energy costs and the carbon footprint of its ICT estate.

     At the heart of these findings is a 
conclusion that the current model of very high 
levels of agency autonomy, including the ability 
to self-approve opt-ins to whole-of-government 
approaches in the ICT domain, leads to 
sub-optimal outcomes in the context of prevailing 
external trends, financial returns, and the aims 
and objectives of the current Government. The 
impact of this autonomy has been heightened by a 
previous lack of strong focus on 
whole-of-government ICT issues at both 
Ministerial and top official levels. This 
conclusion applies no matter how well-intentioned 
individual agencies are in their pursuit of whole-of-government outcomes.

     The current model of operation is very close 
to treating FMA Act agencies as though they were 
independent private sector entities. The agencies 
are, however, very different in a number of 
aspects: they are funded by the taxpayer, they 
cannot go bankrupt, they have very little or 
nothing of the ‘time=money’ dynamic of the 
private sector, and they have no simple bottom 
line outcomes against which their success or failure can be measured.

     Against the background of the Government’s 
objectives and the pressures to improve 
efficiency and effectiveness wherever possible, I 
consider some rebalancing between agency autonomy 
and coordination across government is both 
desirable and necessary in measures related to 
ICT. Such a move is in line with trends in the 
United Kingdom (UK) and United States (US) 
Governments, as well as large private sector organisations.
     Summary of key recommendations

     The following comprise the primary 
recommendations of this review. The complete list 
of my detailed recommendations is found at 
Chapter 5 of this report. A summary of how the 
recommendations meet the Terms of Reference can be found at Appendix K.

     Governance

         * Establish a Ministerial Committee on 
ICT to be responsible for the key 
whole-of-government ICT policies and the overall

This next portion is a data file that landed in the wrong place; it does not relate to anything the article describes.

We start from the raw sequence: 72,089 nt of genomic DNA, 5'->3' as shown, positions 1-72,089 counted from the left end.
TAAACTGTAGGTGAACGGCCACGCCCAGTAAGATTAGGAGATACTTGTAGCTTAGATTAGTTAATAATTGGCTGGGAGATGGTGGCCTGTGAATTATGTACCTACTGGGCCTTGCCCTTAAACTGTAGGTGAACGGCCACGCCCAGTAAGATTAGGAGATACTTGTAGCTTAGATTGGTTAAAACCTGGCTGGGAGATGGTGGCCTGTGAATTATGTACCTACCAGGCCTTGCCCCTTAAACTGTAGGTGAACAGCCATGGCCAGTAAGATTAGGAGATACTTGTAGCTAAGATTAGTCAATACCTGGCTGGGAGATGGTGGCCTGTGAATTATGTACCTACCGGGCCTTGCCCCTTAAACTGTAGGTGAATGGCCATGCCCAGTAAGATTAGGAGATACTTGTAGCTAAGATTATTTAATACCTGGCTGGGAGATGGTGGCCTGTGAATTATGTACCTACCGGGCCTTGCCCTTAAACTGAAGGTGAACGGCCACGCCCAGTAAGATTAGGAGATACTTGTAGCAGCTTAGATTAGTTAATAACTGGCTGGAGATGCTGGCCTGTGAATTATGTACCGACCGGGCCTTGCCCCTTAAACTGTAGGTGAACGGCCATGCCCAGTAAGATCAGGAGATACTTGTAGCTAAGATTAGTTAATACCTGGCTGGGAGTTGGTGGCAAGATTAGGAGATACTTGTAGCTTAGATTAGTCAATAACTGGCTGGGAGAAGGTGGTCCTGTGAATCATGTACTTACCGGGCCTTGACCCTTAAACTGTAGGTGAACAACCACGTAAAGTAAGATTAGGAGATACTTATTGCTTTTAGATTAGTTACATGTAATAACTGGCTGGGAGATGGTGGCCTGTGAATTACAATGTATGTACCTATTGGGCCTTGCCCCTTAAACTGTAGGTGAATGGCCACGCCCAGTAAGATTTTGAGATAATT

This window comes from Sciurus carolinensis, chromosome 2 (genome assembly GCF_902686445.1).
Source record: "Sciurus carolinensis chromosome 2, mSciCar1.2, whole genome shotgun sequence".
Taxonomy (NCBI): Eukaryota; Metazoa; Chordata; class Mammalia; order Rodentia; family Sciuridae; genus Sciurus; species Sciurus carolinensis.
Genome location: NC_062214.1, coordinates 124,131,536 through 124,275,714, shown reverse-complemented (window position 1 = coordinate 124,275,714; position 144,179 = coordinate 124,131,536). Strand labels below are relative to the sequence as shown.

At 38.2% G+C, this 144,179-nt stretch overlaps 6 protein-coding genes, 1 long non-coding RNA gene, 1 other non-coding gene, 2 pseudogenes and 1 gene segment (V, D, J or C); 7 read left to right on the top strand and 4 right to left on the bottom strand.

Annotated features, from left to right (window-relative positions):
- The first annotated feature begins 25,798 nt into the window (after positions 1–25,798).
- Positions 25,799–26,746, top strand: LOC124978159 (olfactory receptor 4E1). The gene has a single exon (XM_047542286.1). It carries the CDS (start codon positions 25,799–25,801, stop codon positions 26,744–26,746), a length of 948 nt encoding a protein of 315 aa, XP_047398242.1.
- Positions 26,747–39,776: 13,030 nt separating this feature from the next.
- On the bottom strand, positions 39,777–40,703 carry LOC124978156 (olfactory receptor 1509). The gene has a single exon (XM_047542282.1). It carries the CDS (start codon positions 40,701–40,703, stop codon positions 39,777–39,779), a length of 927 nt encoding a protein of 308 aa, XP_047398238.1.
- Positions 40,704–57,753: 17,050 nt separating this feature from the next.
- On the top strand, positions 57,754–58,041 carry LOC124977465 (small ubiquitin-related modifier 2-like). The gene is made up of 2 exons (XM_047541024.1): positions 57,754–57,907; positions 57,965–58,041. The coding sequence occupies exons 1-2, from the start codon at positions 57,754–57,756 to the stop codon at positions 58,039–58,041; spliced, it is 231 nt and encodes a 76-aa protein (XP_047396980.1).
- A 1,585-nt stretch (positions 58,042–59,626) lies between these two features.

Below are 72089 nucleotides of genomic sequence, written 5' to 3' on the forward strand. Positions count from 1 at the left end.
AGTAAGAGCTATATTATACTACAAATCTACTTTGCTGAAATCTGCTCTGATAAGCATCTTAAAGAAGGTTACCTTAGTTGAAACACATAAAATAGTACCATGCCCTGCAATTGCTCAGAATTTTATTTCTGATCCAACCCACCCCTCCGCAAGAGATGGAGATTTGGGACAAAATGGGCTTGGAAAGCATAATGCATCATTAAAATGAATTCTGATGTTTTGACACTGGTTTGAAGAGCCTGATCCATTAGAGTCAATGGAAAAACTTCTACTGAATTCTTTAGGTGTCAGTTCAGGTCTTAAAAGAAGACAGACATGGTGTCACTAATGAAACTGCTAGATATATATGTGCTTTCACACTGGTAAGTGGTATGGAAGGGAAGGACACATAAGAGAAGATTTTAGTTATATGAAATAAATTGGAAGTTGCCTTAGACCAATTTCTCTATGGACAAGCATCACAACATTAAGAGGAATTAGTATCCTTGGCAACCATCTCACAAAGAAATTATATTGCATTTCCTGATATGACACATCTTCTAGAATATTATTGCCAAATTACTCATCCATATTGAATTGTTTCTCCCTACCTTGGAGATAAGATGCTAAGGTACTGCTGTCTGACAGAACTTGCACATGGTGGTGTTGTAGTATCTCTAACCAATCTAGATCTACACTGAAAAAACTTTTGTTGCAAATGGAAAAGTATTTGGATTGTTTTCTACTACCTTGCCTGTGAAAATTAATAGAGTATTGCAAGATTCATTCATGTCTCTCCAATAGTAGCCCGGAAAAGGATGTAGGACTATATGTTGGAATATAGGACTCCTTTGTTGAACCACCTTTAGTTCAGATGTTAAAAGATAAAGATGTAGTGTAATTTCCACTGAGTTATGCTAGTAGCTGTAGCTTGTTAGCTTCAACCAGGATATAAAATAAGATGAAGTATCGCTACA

strategic vision for how ICT should support the 
achievement of the Government’s outcomes and wider policy agenda.
         * Create a Secretaries' ICT Governance 
Board (SIGB) with a strong mandate from the 
Government to drive the agreed recommendations 
arising from the review and focus on addressing 
the key business issues to improve the efficiency 
and effectiveness of the Government’s use of ICT.
         * Allow agencies to obtain opt-outs, 
based on genuine business need, from agreed 
whole-of-government activities. Opt-outs to be 
approved by the Ministerial Committee, informed by the SIGB.

     Capability

         * Improve agency capability to 
commission, manage and realise the benefits from 
ICT-enabled projects through the implementation 
of a common methodology for assessing agency 
capability based on self-assessment and periodic 
independent audit. Each agency Chief Executive to 
propose a target level of capability based on 
their agency’s and the Government’s strategic 
priorities, and for this to be independently 
validated. Agencies to develop a capability 
improvement plan with commitment, and agreed 
actions, to address identified gaps.

     ICT spend

         * Target to move total FMA Act agency 
ICT spend from an average 77:23% split between 
ICT BAU activities and creation of new capability 
in 2007–08 to an average 70:30% in 2011–12.
         * As initial steps towards this goal, 
reduce the ICT BAU budgets of the largest 28 FMA